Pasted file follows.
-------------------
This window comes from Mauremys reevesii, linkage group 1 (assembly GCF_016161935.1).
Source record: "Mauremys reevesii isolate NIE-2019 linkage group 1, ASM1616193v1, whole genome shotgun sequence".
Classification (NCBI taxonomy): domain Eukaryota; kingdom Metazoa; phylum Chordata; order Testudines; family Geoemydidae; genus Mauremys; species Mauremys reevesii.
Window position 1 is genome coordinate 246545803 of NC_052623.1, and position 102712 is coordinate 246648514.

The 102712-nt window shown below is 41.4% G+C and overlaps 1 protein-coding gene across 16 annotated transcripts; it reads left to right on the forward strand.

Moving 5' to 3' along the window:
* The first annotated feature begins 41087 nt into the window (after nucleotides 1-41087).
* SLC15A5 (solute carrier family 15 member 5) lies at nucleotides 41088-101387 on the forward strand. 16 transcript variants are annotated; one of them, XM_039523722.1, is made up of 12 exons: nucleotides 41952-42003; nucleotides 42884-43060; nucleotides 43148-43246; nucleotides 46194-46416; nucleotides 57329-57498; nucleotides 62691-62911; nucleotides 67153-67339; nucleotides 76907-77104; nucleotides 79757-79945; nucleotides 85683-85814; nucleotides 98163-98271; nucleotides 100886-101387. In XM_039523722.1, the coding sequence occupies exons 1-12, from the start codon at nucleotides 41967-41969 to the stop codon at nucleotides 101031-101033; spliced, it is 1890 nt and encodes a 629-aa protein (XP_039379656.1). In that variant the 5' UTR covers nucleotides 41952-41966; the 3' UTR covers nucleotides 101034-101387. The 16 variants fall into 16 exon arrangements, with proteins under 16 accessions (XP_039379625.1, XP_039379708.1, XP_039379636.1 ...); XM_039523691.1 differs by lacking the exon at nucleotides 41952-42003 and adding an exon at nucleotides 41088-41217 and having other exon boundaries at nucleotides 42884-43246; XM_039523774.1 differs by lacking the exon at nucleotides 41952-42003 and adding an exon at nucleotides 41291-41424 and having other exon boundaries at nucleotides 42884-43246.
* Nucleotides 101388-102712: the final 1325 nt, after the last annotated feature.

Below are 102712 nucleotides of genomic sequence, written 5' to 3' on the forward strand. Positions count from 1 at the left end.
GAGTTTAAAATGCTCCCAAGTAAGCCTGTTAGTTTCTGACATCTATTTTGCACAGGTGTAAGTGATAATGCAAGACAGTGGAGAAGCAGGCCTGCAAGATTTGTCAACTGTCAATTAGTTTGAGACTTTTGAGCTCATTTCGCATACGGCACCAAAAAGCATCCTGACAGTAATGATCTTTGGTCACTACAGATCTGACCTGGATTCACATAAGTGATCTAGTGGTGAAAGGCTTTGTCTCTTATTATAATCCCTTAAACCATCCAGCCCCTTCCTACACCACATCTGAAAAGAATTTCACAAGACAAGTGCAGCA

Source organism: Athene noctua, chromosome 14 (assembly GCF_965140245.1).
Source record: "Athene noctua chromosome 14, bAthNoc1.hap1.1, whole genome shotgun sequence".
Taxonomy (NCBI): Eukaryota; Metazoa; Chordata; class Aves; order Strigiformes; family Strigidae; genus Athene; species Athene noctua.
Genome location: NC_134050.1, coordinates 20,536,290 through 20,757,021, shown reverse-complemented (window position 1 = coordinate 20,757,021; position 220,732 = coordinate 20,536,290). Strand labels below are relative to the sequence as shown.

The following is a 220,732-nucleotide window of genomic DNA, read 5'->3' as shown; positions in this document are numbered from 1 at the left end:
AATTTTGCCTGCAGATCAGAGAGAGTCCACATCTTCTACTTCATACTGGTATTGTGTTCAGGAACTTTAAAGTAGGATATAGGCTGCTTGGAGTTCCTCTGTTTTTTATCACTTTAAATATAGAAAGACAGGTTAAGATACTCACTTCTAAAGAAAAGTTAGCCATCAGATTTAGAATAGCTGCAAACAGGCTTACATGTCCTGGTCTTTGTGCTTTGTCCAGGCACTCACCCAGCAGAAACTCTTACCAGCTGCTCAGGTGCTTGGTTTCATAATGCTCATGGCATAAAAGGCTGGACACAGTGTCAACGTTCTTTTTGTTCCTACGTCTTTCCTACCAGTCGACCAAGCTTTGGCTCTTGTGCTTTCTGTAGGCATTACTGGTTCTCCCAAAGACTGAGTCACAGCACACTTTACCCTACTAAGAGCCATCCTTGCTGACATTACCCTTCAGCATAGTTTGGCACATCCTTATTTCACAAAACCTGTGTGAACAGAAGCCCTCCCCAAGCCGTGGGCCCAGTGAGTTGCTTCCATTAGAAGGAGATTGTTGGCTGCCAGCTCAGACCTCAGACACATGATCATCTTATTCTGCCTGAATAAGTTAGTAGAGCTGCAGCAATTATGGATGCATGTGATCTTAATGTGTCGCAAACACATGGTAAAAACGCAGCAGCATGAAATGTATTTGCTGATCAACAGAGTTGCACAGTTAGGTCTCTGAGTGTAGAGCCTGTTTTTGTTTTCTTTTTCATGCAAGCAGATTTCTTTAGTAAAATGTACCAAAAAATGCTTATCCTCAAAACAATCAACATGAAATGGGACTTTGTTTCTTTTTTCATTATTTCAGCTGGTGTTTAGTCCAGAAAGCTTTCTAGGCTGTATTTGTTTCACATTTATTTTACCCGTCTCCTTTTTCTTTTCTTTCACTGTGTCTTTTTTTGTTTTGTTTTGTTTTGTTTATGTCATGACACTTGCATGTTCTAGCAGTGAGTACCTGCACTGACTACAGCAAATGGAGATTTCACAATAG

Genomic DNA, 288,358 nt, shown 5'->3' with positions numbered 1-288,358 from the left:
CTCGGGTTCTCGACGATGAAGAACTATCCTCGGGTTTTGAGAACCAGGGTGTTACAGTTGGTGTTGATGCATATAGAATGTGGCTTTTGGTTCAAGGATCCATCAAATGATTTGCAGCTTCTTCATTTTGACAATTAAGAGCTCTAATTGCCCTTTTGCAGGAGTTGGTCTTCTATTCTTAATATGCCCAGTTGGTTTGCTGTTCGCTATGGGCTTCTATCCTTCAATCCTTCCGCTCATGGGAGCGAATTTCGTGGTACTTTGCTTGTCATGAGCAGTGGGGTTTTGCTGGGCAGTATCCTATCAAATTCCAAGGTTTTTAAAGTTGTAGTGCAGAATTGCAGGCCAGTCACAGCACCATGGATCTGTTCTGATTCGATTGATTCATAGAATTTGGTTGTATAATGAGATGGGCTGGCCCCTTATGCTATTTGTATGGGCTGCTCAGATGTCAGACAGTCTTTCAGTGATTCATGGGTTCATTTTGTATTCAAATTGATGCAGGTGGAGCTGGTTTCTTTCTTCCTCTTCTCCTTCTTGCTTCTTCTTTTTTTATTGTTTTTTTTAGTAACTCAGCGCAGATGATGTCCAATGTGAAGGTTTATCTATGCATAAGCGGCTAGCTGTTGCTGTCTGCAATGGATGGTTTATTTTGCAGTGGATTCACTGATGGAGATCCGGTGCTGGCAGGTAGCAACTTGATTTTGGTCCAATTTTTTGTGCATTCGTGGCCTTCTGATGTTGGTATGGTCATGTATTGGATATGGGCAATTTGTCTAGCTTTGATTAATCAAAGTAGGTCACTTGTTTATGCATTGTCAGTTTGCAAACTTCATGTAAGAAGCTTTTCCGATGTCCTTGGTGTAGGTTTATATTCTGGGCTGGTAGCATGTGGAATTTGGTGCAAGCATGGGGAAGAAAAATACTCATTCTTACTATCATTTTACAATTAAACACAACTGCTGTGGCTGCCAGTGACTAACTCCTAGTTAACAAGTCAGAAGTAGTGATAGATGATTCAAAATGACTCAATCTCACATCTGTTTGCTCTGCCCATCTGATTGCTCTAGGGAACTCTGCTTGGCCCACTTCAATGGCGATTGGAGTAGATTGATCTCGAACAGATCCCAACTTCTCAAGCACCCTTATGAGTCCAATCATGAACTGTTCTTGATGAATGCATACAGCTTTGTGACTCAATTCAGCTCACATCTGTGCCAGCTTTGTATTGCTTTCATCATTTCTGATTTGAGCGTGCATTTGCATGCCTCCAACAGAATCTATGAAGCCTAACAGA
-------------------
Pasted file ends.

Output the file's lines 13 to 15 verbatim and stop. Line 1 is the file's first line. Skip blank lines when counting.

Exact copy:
Source record: "Athene noctua chromosome 14, bAthNoc1.hap1.1, whole genome shotgun sequence".
Taxonomy (NCBI): Eukaryota; Metazoa; Chordata; class Aves; order Strigiformes; family Strigidae; genus Athene; species Athene noctua.
Genome location: NC_134050.1, coordinates 20,536,290 through 20,757,021, shown reverse-complemented (window position 1 = coordinate 20,757,021; position 220,732 = coordinate 20,536,290). Strand labels below are relative to the sequence as shown.